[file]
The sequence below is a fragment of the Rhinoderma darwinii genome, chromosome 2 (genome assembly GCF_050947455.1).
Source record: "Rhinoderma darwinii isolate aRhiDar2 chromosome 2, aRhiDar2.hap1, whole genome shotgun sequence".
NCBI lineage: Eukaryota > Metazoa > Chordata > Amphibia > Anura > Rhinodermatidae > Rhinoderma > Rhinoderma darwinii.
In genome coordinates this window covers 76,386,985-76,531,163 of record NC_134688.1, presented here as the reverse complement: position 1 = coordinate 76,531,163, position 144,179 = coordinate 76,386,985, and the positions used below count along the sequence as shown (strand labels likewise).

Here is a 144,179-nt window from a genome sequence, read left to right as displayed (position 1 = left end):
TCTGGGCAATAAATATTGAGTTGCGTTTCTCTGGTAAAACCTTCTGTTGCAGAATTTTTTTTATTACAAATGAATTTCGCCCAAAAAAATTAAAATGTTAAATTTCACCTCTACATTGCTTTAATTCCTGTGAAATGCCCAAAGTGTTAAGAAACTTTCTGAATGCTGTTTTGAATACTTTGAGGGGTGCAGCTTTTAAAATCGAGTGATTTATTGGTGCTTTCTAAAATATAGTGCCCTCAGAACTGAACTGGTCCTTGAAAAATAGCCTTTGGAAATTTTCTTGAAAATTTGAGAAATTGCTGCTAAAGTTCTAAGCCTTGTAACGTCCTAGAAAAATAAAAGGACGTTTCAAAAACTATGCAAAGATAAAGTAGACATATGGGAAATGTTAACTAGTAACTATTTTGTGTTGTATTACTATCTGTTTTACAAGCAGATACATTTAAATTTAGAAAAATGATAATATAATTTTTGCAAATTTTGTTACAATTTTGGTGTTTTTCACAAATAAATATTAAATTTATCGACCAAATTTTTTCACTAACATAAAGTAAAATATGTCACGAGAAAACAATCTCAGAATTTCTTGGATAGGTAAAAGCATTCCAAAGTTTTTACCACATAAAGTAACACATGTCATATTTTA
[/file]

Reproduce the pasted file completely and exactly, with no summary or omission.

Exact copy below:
The sequence below is a fragment of the Rhinoderma darwinii genome, chromosome 2 (genome assembly GCF_050947455.1).
Source record: "Rhinoderma darwinii isolate aRhiDar2 chromosome 2, aRhiDar2.hap1, whole genome shotgun sequence".
NCBI lineage: Eukaryota > Metazoa > Chordata > Amphibia > Anura > Rhinodermatidae > Rhinoderma > Rhinoderma darwinii.
In genome coordinates this window covers 76,386,985-76,531,163 of record NC_134688.1, presented here as the reverse complement: position 1 = coordinate 76,531,163, position 144,179 = coordinate 76,386,985, and the positions used below count along the sequence as shown (strand labels likewise).

Here is a 144,179-nt window from a genome sequence, read left to right as displayed (position 1 = left end):
TCTGGGCAATAAATATTGAGTTGCGTTTCTCTGGTAAAACCTTCTGTTGCAGAATTTTTTTTATTACAAATGAATTTCGCCCAAAAAAATTAAAATGTTAAATTTCACCTCTACATTGCTTTAATTCCTGTGAAATGCCCAAAGTGTTAAGAAACTTTCTGAATGCTGTTTTGAATACTTTGAGGGGTGCAGCTTTTAAAATCGAGTGATTTATTGGTGCTTTCTAAAATATAGTGCCCTCAGAACTGAACTGGTCCTTGAAAAATAGCCTTTGGAAATTTTCTTGAAAATTTGAGAAATTGCTGCTAAAGTTCTAAGCCTTGTAACGTCCTAGAAAAATAAAAGGACGTTTCAAAAACTATGCAAAGATAAAGTAGACATATGGGAAATGTTAACTAGTAACTATTTTGTGTTGTATTACTATCTGTTTTACAAGCAGATACATTTAAATTTAGAAAAATGATAATATAATTTTTGCAAATTTTGTTACAATTTTGGTGTTTTTCACAAATAAATATTAAATTTATCGACCAAATTTTTTCACTAACATAAAGTAAAATATGTCACGAGAAAACAATCTCAGAATTTCTTGGATAGGTAAAAGCATTCCAAAGTTTTTACCACATAAAGTAACACATGTCATATTTTA